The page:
When Maximov-the-Drinker collapses on his settee after a five-day binge, visions of his first love and glimpses of life as it once was, and can never be again, flood his mind. A horrible sense of sadness and regret overwhelms him - he has wasted his youthful years on drink. When his housekeeper enters the room the next morning, she finds in place of her master, and the settee on which he slept, a vat of ruby-red wine. The local priest, captain of the military garrison and Cherv-the-Moneylender, visit the house. Awed by such a strange and compelling sight, they agree to keep the discovery between themselves until a military delegation arrives from Petersburg. However, ne of them can resist sampling the wine, each experiencing wondrous visions. What's more, the vat miraculously replenishes itself, providing an inexhaustible supply. Soon word spreads throughout the town and all who drink of it become desperate to gain exclusive access - at their peril. The Holy Drinker is written in the style of a Gogolian fable. It is set in a provincial Russian town at the turn of the twentieth century.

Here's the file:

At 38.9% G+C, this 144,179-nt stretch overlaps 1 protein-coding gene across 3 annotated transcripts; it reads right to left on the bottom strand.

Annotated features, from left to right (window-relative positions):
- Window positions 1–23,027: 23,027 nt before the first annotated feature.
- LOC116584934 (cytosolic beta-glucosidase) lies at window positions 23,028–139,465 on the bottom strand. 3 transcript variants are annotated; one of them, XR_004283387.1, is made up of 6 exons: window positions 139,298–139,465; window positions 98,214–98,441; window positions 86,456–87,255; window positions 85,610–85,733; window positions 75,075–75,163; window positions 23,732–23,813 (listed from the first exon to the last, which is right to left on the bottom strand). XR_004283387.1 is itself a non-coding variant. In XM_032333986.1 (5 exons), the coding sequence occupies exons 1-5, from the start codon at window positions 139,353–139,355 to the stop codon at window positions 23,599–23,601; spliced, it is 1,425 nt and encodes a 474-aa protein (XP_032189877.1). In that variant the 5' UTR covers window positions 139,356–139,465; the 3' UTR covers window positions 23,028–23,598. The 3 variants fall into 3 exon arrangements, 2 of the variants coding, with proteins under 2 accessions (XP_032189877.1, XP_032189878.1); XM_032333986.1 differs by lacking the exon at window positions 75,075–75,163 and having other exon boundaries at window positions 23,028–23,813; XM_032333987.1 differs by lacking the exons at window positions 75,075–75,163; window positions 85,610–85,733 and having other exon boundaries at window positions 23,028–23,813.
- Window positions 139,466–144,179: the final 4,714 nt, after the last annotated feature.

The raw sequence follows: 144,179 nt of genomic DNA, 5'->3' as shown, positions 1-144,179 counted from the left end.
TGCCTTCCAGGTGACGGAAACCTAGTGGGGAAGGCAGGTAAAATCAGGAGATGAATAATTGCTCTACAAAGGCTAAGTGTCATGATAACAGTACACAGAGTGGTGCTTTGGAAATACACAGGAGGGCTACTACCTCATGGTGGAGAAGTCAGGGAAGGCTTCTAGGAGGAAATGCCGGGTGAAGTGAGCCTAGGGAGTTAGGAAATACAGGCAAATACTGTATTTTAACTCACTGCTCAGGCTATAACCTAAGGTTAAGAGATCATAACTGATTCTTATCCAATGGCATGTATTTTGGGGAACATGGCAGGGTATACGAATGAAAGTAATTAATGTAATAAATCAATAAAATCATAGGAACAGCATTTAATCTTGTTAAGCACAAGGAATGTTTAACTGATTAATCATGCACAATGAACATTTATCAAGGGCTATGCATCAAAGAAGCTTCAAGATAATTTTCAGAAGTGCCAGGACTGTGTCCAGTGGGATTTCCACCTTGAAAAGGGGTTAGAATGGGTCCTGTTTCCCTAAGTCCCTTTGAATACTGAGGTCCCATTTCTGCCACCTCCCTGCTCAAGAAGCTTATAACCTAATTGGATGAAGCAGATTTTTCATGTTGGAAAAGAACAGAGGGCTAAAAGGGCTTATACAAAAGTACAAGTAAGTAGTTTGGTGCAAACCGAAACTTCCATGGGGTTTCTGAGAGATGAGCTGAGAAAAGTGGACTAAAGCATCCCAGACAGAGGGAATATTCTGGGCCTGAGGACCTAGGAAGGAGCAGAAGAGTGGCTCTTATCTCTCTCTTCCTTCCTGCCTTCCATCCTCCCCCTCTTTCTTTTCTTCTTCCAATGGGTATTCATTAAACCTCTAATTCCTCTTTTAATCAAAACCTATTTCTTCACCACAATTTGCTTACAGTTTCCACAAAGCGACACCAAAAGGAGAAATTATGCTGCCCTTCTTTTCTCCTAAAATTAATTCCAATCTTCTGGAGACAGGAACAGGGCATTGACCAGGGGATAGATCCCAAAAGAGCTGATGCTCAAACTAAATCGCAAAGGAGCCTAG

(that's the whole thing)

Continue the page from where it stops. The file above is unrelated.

Novelist, short story writer and poet, Neil Randall was born in Norfolk, England in 1975. His literary life, however, began during a trip to St. Petersburg in the mid-nineties. The richness of this experience aroused a great passion for Russian literature and culture, providing the inspiration for his novels. While influenced by classic authors such as Gogol, Tolstoy, Dostoyevsky and Chekhov, Randall is also a big admirer of contemporary writers such as Andrey Kurkov and Olga Grushin, especially Death and the Penguin and The Dream Life of Sukhanov. His work been published in the United Kingdom, United States and Australia.